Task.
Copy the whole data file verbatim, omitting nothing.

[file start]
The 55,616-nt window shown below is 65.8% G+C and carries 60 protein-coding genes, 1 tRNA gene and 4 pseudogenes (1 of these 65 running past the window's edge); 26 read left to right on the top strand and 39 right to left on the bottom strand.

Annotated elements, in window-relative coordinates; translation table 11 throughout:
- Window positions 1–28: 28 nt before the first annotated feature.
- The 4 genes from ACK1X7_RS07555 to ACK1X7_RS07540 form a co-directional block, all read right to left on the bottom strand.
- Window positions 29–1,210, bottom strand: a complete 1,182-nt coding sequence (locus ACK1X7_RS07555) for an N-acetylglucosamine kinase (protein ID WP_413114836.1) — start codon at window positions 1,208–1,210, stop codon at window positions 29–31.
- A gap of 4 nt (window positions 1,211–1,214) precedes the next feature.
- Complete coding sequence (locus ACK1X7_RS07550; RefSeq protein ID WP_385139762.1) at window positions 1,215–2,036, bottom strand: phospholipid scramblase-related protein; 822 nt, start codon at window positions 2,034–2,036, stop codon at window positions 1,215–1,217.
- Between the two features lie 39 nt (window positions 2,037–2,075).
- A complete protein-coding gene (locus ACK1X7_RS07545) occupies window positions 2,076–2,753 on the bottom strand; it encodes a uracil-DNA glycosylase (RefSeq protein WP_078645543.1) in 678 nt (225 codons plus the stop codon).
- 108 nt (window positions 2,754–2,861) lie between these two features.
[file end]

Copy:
The 55,616-nt window shown below is 65.8% G+C and carries 60 protein-coding genes, 1 tRNA gene and 4 pseudogenes (1 of these 65 running past the window's edge); 26 read left to right on the top strand and 39 right to left on the bottom strand.

Annotated elements, in window-relative coordinates; translation table 11 throughout:
- Window positions 1–28: 28 nt before the first annotated feature.
- The 4 genes from ACK1X7_RS07555 to ACK1X7_RS07540 form a co-directional block, all read right to left on the bottom strand.
- Window positions 29–1,210, bottom strand: a complete 1,182-nt coding sequence (locus ACK1X7_RS07555) for an N-acetylglucosamine kinase (protein ID WP_413114836.1) — start codon at window positions 1,208–1,210, stop codon at window positions 29–31.
- A gap of 4 nt (window positions 1,211–1,214) precedes the next feature.
- Complete coding sequence (locus ACK1X7_RS07550; RefSeq protein ID WP_385139762.1) at window positions 1,215–2,036, bottom strand: phospholipid scramblase-related protein; 822 nt, start codon at window positions 2,034–2,036, stop codon at window positions 1,215–1,217.
- Between the two features lie 39 nt (window positions 2,037–2,075).
- A complete protein-coding gene (locus ACK1X7_RS07545) occupies window positions 2,076–2,753 on the bottom strand; it encodes a uracil-DNA glycosylase (RefSeq protein WP_078645543.1) in 678 nt (225 codons plus the stop codon).
- 108 nt (window positions 2,754–2,861) lie between these two features.